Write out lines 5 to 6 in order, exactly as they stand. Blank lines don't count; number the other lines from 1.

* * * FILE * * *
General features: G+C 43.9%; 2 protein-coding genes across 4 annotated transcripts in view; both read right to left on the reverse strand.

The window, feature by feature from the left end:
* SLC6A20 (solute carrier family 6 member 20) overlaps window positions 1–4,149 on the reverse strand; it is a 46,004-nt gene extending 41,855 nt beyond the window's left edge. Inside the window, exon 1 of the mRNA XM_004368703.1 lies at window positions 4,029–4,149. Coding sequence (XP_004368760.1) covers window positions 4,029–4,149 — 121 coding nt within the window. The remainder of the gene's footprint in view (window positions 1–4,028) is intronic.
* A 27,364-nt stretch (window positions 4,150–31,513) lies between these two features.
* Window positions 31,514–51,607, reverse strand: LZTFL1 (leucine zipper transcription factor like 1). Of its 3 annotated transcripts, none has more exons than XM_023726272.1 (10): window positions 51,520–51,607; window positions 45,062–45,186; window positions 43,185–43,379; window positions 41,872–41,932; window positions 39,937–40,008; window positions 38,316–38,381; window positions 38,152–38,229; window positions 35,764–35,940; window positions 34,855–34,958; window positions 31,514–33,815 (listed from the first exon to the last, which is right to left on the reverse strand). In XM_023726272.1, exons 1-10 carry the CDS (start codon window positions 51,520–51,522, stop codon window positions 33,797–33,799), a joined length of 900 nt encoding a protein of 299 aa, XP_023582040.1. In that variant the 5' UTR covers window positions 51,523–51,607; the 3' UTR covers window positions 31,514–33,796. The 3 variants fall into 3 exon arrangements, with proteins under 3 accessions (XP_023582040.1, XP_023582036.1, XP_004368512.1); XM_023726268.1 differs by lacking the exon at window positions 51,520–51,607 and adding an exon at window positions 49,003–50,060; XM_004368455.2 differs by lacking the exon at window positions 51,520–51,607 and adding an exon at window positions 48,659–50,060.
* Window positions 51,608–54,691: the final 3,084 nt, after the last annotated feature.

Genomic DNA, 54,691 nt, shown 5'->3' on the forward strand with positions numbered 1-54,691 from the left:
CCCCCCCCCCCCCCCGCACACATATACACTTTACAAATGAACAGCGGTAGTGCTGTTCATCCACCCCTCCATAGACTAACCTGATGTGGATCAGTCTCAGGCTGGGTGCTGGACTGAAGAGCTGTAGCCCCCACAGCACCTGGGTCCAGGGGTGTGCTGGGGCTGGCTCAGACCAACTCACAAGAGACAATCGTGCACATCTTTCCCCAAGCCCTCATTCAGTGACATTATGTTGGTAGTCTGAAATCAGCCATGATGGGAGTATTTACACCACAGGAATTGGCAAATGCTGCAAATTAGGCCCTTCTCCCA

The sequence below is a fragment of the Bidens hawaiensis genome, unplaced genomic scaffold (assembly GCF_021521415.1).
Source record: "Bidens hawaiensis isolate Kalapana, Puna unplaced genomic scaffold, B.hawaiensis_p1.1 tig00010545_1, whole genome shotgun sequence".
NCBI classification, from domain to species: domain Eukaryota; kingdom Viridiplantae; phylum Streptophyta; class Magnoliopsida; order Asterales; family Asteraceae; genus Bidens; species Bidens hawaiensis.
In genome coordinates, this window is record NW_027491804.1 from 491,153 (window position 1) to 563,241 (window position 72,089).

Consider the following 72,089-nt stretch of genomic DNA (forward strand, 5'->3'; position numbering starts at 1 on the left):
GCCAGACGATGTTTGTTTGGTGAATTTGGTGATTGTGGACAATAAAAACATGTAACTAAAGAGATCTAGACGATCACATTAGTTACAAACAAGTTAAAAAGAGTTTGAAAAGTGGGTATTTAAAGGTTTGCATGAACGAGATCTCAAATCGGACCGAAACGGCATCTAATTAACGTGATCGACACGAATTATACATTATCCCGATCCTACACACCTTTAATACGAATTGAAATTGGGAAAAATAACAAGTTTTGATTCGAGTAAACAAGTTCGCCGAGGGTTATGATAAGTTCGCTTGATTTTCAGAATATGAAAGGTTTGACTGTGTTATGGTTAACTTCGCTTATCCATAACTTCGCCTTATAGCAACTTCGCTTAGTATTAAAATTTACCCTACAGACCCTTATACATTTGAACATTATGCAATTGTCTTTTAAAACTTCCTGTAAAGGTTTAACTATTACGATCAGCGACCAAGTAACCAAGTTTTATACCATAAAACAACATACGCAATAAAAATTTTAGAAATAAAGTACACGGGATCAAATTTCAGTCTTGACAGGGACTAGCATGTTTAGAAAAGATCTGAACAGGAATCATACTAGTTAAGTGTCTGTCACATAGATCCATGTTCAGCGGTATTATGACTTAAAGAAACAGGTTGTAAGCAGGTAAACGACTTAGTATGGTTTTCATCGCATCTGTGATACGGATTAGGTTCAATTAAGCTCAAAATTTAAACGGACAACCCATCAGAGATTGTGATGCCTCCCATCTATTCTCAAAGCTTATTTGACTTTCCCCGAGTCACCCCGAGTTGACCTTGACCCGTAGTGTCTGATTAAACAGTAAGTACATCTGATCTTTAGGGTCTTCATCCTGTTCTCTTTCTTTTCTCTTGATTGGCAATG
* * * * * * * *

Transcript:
* Window positions 31,514–51,607, reverse strand: LZTFL1 (leucine zipper transcription factor like 1). Of its 3 annotated transcripts, none has more exons than XM_023726272.1 (10): window positions 51,520–51,607; window positions 45,062–45,186; window positions 43,185–43,379; window positions 41,872–41,932; window positions 39,937–40,008; window positions 38,316–38,381; window positions 38,152–38,229; window positions 35,764–35,940; window positions 34,855–34,958; window positions 31,514–33,815 (listed from the first exon to the last, which is right to left on the reverse strand). In XM_023726272.1, exons 1-10 carry the CDS (start codon window positions 51,520–51,522, stop codon window positions 33,797–33,799), a joined length of 900 nt encoding a protein of 299 aa, XP_023582040.1. In that variant the 5' UTR covers window positions 51,523–51,607; the 3' UTR covers window positions 31,514–33,796. The 3 variants fall into 3 exon arrangements, with proteins under 3 accessions (XP_023582040.1, XP_023582036.1, XP_004368512.1); XM_023726268.1 differs by lacking the exon at window positions 51,520–51,607 and adding an exon at window positions 49,003–50,060; XM_004368455.2 differs by lacking the exon at window positions 51,520–51,607 and adding an exon at window positions 48,659–50,060.
* Window positions 51,608–54,691: the final 3,084 nt, after the last annotated feature.